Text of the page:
For a certain man named Demetrius, a silversmith, which made silver shrines for Diana, brought no small gain to the craftsmen;…
The worship of or had from a very early period been connected with the city of . The first temple owed much of its magnificence to Croesus. This was burnt down in B.C. 335, by Herostratus, who was impelled by an insane desire thus to secure an immortality of renown. Under Alexander the Great it was rebuilt with more stateliness than ever, and was looked upon as one of the seven wonders of the world. Its porticoes were adorned with paintings and sculptures by the great masters of Greek art, Phidias and Polycletus, Calliphron and Apelles. It had an establishment of priests, attendants, and boys, which reminds us of the organisation of a great cathedral or abbey in mediaeval Europe. Provision was made for the education of the children employed in the temple services, and retiring pensions given to priests and priestesses. Large gifts and bequests were made for the maintenance of its fabric and ritual, and the city conferred its highest honours upon those who thus enrolled themselves among its illustrious benefactors. Pilgrims came from all parts of the world to worship or to gaze, and carried away with them memorials in silver and bronze, generally models of the sacellum, or sanctuary, in which the image of the goddess stood, and of the image itself. That image, however, was very unlike the sculptured beauty with which Greek and Roman art loved to represent the form of Artemis, and would seem to have been the survival of an older cultus of the powers of nature, like the Phrygian worship of , modified and renamed by the Greek settlers who took the place of the original inhabitants. A four-fold many-breasted female figure, ending, below the breasts, in a square column, with mysterious symbolic ornamentation, in which bees, and ears of corn, and flowers were strangely mingled, carved in wood, black with age, this was the centre of the adoration of that never-ceasing stream of worshippers. Its ugliness was, perhaps, the secret of its power. When art clothes idolatry with beauty, man feels at liberty to criticise the artist and his work, and the feeling of reverence becomes gradually weaker. The savage bows before his fetich with a blinder homage than that which Pericles gave to the Jupiter of Phidias. The first real blow to the worship which bad lasted for so many ages was given by the two years of St. Paul's work of which we read here. As by the strange irony of history, the next stroke aimed at its maghificence came from the hand of Nero, who robbed it, as he robbed the temples of Delphi, and Pergamus, and Athens, not sparing even villages, of many of its art treasures for the adornment of his Golden House at Rome (Tacit. Ann. 15:45). Trajan sent its richly-sculptured gates as an offering to a temple at Byzantium. As the Church of Christ advanced, its worship, of course, declined. Priests and priestesses ministered in deserted shrines. When the empire became Christian, the temple of Ephesus, in common with that at , supplied materials for the church, erected by , in honour of the Divine Wisdom, which is now the Mosque of St. Sophia. When the Goths devastated Asia Minor, in the reign of Gallienus ( A.D. 263), they plundered it with a reckless hand, and the work which they began was completed centuries later by the Turks. The whole city, bearing the name of Aioslouk — has fallen into such decay that the very site of the temple was till within the last few years a matter of dispute among archaeologists.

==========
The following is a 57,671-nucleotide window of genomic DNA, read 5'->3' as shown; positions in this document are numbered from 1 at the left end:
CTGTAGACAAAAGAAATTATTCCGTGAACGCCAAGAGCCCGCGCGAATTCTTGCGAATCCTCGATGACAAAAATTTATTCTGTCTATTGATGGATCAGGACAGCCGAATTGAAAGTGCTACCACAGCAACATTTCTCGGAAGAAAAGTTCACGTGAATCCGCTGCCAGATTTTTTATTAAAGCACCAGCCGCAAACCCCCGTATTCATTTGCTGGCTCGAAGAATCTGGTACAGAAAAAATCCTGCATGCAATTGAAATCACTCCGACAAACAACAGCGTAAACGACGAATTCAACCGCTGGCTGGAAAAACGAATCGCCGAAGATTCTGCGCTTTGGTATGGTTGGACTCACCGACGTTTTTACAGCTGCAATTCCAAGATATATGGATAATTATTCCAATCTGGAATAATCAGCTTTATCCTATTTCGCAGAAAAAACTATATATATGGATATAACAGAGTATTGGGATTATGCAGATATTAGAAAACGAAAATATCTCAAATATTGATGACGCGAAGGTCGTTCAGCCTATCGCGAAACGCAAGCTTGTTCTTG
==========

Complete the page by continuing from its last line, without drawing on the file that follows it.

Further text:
Parallel VersesKJV: For a certain man named Demetrius, a silversmith, which made silver shrines for Diana, brought no small gain unto the craftsmen;